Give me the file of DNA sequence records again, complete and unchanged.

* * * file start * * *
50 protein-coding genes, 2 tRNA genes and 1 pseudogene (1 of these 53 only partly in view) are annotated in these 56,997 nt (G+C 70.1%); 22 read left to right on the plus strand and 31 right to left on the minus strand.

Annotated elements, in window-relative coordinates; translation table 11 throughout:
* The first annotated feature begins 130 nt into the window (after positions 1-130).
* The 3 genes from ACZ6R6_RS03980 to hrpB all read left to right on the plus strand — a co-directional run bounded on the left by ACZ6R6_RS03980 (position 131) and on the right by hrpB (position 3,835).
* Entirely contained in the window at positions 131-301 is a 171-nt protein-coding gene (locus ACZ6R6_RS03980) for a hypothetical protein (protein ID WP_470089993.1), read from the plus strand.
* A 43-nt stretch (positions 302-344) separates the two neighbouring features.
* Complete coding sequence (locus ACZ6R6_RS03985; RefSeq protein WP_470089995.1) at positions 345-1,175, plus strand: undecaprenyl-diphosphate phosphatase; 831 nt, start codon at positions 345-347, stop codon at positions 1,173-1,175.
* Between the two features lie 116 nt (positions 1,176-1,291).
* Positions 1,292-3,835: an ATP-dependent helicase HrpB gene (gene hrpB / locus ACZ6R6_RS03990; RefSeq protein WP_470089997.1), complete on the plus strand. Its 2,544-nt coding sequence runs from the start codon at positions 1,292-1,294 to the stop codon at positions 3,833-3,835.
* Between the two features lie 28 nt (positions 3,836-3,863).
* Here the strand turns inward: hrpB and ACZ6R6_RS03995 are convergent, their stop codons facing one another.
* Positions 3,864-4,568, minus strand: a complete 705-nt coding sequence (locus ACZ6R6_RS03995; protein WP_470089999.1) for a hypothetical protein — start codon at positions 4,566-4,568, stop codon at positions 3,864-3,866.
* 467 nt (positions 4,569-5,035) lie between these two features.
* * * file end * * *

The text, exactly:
50 protein-coding genes, 2 tRNA genes and 1 pseudogene (1 of these 53 only partly in view) are annotated in these 56,997 nt (G+C 70.1%); 22 read left to right on the plus strand and 31 right to left on the minus strand.

Annotated elements, in window-relative coordinates; translation table 11 throughout:
* The first annotated feature begins 130 nt into the window (after positions 1-130).
* The 3 genes from ACZ6R6_RS03980 to hrpB all read left to right on the plus strand — a co-directional run bounded on the left by ACZ6R6_RS03980 (position 131) and on the right by hrpB (position 3,835).
* Entirely contained in the window at positions 131-301 is a 171-nt protein-coding gene (locus ACZ6R6_RS03980) for a hypothetical protein (protein ID WP_470089993.1), read from the plus strand.
* A 43-nt stretch (positions 302-344) separates the two neighbouring features.
* Complete coding sequence (locus ACZ6R6_RS03985; RefSeq protein WP_470089995.1) at positions 345-1,175, plus strand: undecaprenyl-diphosphate phosphatase; 831 nt, start codon at positions 345-347, stop codon at positions 1,173-1,175.
* Between the two features lie 116 nt (positions 1,176-1,291).
* Positions 1,292-3,835: an ATP-dependent helicase HrpB gene (gene hrpB / locus ACZ6R6_RS03990; RefSeq protein WP_470089997.1), complete on the plus strand. Its 2,544-nt coding sequence runs from the start codon at positions 1,292-1,294 to the stop codon at positions 3,833-3,835.
* Between the two features lie 28 nt (positions 3,836-3,863).
* Here the strand turns inward: hrpB and ACZ6R6_RS03995 are convergent, their stop codons facing one another.
* Positions 3,864-4,568, minus strand: a complete 705-nt coding sequence (locus ACZ6R6_RS03995; protein WP_470089999.1) for a hypothetical protein — start codon at positions 4,566-4,568, stop codon at positions 3,864-3,866.
* 467 nt (positions 4,569-5,035) lie between these two features.